"April is the cruellest month." When T. S. Eliot penned that opening line to "The Waste Land" in 1921, he had no idea how it would resound in modern America. Oklahoma City, Columbine High School, and Virginia Tech—our calendars mark all three within a span of five days, a week soaked in grief.

"As a youth minister, you anticipate weddings, not funerals," said Matt Rogers of New Life Christian Fellowship (NLCF), a Christian community that meets in the Student Center at Virginia Tech. "We have no playbook for something like this."

I spoke at NLCF two weeks after the tragedy, accompanied by the Ruegsegger family, whose daughter Kacey survived gunshot wounds at Columbine High School eight years ago. "Very few people know what you're going through," Kacey told the students gathered for the somber service. "We've been there."

The news media portrayed yet another mass killing on a U.S. campus. What greeted the visitor, though, was an overwhelming display of national solidarity. Banners and posters hung in many school buildings, covered with tens of thousands of handwritten messages of support. And a cluster of spontaneous memorials appeared around campus. Each day, visitors filed past the mounds of mementoes—a baseball, a Starbucks cup, a teddy bear, a favorite novel—that gave individuality to the 33 who'd died.

Spring arrived late in western Virginia. As April faded into May, redbud and wild dogwood trees dotted the surrounding hills. Tulips and daffodils set off the gray stone university buildings. "It's usually such a happy time," mused one student. "We pack our books and stereos and head home, some of us with diplomas. This year, a gray haze hangs over everything."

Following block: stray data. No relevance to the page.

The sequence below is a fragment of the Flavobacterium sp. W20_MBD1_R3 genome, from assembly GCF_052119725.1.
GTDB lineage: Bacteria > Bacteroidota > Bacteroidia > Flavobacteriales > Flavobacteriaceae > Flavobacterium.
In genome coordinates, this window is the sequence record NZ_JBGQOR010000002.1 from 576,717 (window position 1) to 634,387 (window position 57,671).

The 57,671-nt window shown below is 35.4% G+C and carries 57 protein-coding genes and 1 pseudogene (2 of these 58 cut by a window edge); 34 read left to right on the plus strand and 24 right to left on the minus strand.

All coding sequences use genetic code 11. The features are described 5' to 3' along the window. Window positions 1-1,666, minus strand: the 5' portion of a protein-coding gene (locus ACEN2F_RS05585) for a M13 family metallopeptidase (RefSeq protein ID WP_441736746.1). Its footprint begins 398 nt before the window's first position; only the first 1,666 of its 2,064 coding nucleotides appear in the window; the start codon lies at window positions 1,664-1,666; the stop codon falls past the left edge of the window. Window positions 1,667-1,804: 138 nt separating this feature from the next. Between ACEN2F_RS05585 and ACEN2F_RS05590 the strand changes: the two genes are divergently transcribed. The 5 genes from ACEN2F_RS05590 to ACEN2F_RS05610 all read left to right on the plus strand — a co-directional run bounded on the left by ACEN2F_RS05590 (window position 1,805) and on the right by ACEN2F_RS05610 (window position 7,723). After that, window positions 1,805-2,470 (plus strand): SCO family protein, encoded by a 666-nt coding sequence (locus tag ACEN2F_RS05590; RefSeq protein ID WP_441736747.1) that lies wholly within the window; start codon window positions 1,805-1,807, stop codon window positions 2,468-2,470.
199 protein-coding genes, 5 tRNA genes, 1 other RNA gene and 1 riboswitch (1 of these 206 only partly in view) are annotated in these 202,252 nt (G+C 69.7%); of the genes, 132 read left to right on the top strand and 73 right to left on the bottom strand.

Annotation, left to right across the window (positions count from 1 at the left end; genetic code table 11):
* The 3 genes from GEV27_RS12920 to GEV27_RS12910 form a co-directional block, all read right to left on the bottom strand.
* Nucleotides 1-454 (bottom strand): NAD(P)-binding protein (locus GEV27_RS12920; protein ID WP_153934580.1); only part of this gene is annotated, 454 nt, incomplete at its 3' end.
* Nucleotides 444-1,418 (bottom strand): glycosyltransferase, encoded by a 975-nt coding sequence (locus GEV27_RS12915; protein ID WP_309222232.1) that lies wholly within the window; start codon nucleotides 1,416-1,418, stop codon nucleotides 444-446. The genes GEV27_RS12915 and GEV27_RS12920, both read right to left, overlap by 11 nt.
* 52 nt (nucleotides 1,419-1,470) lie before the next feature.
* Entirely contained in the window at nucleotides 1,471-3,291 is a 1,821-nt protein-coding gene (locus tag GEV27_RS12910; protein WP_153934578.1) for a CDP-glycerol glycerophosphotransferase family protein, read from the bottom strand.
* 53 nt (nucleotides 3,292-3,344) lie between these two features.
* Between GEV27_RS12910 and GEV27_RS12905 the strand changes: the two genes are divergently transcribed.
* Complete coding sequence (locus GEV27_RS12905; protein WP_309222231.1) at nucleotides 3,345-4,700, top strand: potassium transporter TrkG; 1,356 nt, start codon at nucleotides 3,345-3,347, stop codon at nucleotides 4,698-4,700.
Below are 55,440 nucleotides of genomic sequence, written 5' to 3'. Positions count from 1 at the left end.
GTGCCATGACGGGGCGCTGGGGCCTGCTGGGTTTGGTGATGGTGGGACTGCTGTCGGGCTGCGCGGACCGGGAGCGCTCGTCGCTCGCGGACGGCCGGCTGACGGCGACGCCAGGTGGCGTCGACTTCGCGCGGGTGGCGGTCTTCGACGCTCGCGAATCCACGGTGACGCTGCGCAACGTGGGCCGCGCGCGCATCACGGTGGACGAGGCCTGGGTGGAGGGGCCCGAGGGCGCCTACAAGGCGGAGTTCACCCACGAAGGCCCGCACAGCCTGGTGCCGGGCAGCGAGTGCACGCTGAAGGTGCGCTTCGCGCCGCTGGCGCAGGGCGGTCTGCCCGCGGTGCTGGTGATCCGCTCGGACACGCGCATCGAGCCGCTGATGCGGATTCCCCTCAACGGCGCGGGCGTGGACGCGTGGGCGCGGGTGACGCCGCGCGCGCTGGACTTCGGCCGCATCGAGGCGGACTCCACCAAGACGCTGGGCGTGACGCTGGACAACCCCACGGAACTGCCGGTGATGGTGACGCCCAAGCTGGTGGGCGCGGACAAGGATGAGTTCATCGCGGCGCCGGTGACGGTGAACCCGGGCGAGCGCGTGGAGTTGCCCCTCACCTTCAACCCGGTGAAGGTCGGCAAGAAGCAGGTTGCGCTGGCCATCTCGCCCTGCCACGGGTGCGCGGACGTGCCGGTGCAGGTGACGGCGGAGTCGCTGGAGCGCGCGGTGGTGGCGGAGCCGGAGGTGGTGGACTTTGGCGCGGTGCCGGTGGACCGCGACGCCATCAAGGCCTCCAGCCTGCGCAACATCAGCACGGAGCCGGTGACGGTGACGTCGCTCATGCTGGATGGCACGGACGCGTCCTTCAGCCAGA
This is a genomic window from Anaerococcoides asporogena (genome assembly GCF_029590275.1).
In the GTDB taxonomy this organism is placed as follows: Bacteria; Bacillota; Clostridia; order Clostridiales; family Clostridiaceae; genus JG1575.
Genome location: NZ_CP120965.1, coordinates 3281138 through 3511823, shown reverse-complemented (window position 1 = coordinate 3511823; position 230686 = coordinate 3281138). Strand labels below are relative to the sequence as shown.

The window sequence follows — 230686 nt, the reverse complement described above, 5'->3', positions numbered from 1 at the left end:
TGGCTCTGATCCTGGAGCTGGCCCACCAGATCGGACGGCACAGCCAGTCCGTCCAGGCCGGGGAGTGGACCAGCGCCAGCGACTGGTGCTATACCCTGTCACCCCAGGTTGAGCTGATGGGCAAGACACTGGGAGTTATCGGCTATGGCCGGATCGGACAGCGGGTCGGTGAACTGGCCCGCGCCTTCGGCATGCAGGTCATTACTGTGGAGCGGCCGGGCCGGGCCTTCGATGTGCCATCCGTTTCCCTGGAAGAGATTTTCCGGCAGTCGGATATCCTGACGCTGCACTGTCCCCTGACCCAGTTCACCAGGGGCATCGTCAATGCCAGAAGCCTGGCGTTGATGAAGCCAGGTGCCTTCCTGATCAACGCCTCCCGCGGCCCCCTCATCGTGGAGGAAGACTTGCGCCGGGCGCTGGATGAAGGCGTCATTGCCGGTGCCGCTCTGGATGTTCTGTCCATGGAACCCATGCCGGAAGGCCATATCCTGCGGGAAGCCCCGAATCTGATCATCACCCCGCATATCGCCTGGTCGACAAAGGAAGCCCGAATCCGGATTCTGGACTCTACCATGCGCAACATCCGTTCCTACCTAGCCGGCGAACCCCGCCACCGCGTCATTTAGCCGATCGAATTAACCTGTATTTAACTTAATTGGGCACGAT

Before departing, many students paid one last visit to Norris Hall, blocked off with a green fence and yellow police tape. Where they used to attend classes, state patrolmen now stood guard.

Related Elsewhere:

Philip Yancey's sermon at Virginia Tech after the killings is "Where is God When it Hurts?" "'Nightmare of Nightmares'" focuses on the Korean Christian community's reaction to the tragedy.

Our earlier coverage of the Virginia Tech shootings includes:

Asking Why | Christian fellowship helps survivors of the Virginia Tech shootings deal with larger issues. (April 23, 2007)
Peace in a World of Massacre | What Jesus calls us to when we're most frightened. (April 17, 2007)

Weblog has commentary and links to other news about Virginia Tech.

Philip Yancey's columns are available on our website.

Christianity Today articles on the shooting at Columbine High School include:

Editorial: The Long Road After Littleton | There are no quick fixes for our culture of violence, but that's no excuse for doing nothing. (June 14, 1999)
Videos of Hate: Columbine killers harbored anti-Christian prejudice | Columbine killers harbored anti-Christian prejudice. (February 7, 2000)
Marketing Martyrdom to Teens | Merchandisers not only are banking on teenagers believing in God, but also on their desire to buy the T-shirt, do the Bible study, and wear the bracelet. (December 6, 1999)
Pop Culture: Elegy for a Jesus Freak | "These are the ultimate Jesus Freaks—the people who are willing to die for their faith." (December 6, 1999)
Cassie Said Yes, They Said No | The mainstream press unquestioningly accepted Salon.com's flimsy debunking of the Columbine confession. (November 1, 1999)
'Do You Believe in God?' | Columbine and the stirring of America's soul. (October 4, 1999)

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